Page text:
Monday, April 1, 2013

Why we write tests

Why we write tests and when to write tests.

Unit tests I think are essential especially when you have a complex piece of code such as computing a weighted average or turning a math formula into code.

I would be careful though when creating tests to make sure that, as you are writing the test you are always thinking how likely is this test to actually catch bugs. Too often I see tests that are testing such basic functionality that is unlikely to ever break. Make your tests useful!

One person writes the test and one person writes the code. This helps to encourage the person writing the tests to focus on what the code should do and not how it goes about doing it.

Another proposed benefit is that writing tests helps to split up your code into smaller methods. In my opinion splitting your code into smaller methods is always a good practice and depending on the person -- they may need tests to help them do this while others just do this as they code.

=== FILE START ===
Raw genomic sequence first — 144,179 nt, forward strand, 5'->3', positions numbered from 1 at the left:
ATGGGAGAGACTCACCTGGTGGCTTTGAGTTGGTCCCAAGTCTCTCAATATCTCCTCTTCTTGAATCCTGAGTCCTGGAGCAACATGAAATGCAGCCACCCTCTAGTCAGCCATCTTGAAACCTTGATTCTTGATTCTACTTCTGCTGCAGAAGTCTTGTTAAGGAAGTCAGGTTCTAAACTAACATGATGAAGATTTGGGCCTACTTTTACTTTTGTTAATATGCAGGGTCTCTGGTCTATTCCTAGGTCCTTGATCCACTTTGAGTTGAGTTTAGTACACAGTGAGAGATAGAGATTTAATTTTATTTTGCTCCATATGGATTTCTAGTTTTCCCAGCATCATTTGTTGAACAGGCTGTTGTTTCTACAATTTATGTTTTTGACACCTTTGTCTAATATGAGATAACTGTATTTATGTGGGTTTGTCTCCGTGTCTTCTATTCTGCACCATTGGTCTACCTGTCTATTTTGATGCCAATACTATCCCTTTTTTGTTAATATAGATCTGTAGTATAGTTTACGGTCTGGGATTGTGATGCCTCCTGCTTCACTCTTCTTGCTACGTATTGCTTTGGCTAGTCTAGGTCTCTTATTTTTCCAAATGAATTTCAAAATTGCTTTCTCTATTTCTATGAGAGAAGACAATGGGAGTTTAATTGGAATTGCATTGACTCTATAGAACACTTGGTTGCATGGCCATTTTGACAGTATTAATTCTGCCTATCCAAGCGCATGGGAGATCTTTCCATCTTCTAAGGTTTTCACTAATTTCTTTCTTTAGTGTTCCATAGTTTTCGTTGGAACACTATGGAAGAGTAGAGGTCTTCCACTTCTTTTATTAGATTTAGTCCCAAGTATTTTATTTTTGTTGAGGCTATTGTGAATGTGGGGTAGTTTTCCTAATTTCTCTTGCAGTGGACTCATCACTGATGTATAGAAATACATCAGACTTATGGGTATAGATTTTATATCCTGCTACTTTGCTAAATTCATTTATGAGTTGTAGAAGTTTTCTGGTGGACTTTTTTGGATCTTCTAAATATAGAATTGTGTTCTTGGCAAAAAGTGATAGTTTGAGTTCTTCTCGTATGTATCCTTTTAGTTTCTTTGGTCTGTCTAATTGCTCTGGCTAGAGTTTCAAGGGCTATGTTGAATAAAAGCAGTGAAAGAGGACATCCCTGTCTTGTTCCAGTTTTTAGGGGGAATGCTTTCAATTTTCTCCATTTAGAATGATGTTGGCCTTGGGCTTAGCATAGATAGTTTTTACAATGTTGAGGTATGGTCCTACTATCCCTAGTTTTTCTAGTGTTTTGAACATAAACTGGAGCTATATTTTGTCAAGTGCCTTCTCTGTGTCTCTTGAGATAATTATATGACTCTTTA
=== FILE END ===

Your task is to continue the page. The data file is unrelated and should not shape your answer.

Finally Integration Tests tend to be too brittle and should be used carefully as not to waist too much time on them, especially maintaining them. Integration tests tend be mocked up heavily so much so that they are no longer testing real world usage. If you are going to write a integration test, once again think about what you are actually testing with it as a whole and whether or not you think the part you are testing will ever break. One should also consider whether not the test they are writing is already covered somewhere else. For instance I have seen integration tests written that in effect test a libraries functionality but this test was written outside the library thereby duplicating a test that was already including in the library.

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